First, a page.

PayPal is adding new tools for small business owners, including Apple Pay support at checkout, the option for customers to save their cards for this specific site and access to IC++ pricing.
Small and medium businesses currently have two ways to integrate PayPal in the checkout flow. In addition to the Standard Checkout integration that lets you accept PayPal payments with little effort, the company also has an Advanced Checkout integration feature for companies that want more personalizations and payment features. Companies that have opted for the latter option can now accept Apple Pay payments from their customers. The checkout tool already offers multiple options to customers — they can make payments via PayPal, Venmo and PayPal Pay Later, as well as with credit cards.
Last year, PayPal and Venmo announced support for Apple’s tap-to-pay-on-iPhone solution. It marked the beginning of a new business relationship between Apple and the payment company.
PayPal is also adding another tool to the checkout product. Customers can choose to save their cards in a secure vault for that particular e-commerce business — the card won’t be stored in a PayPal account as customers don’t need to have a PayPal account for card payments. So if users are shopping from that business frequently, they don’t need to punch in their card details every time. The payment company also has support for account updater and network token service, which automatically updates details when lost or stolen cards-on-file are reissued.
Nitin Prabhu, the company’s VP for merchant experiences and payment solutions, told TechCrunch on a call that with Advanced Checkout, the company doesn’t share any purchase intelligence with other competitors. But he mentioned that the data they gather from a merchant site can be used to offer their products, including PayPal Pay Later. He also noted that PayPal uses the data to mitigate risk and fraud.
The fintech is also introducing the IC++ pricing model for businesses. Until now, PayPal offered a flat fee model for advanced checkout. But Prabhu said that for medium-sized businesses making multiple millions a year, IC++ could offer a good alternative. The IC++ structure consists of interchange fees (charged by the issuer bank), card network fees (charged by a network like Visa and Mastercard) and markup fees collected by PayPal. With this method, merchants can see if they can incentivize customers into using cards by a specific bank or a specific network.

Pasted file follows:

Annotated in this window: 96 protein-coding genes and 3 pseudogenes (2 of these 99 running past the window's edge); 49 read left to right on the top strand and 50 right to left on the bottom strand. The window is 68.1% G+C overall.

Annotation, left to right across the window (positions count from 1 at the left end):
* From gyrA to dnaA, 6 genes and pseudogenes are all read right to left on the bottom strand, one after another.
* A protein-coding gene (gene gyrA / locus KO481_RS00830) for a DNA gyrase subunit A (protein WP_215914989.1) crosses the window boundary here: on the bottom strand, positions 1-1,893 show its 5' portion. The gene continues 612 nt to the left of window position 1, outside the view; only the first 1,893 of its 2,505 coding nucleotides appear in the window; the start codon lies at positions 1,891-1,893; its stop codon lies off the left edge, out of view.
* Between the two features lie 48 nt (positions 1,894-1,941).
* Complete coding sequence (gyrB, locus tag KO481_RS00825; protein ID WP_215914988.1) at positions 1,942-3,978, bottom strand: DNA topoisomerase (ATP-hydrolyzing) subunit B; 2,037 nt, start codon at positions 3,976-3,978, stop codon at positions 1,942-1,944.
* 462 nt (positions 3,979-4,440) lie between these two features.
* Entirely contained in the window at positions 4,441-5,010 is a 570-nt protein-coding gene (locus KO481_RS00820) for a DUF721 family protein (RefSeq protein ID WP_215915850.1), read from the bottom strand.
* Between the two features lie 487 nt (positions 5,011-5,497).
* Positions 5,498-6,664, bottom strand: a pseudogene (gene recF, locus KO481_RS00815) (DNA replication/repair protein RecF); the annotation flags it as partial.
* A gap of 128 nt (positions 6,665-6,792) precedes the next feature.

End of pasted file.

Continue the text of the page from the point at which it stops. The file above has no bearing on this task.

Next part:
PayPal is facing competition from Amazon, which in January launched the Buy with Prime product offering checkouts and shipping. In a recent note to clients, wealth management/research firm Bernstein said that companies are offering services beyond the checkout button, which has been PayPal’s core strength historically.
“For other pay buttons, like PayPal, for years the pitch of pay buttons has been that they drive up sales conversions by double digits. Today, the pay button alone is increasingly becoming commoditized given that almost a dozen options now exist and guest checkout (the real friction point for consumers) is shrinking in its share of checkout. While Buy With Prime may not be a big deal on its own in the context of overall eCommerce (which is larger than eRetail), we worry about the risk of share losses from a thousand cuts for PayPal. As a reminder, the core button remains the profit engine for PayPal, and within that business, SMBs are PayPal’s bread and butter (with deeply attractive economics),” the note said.
PayPal has also been trying to be a checkout option for different e-commerce purchases. Last year, it partnered with Amazon to offer customers Venmo as a payment option.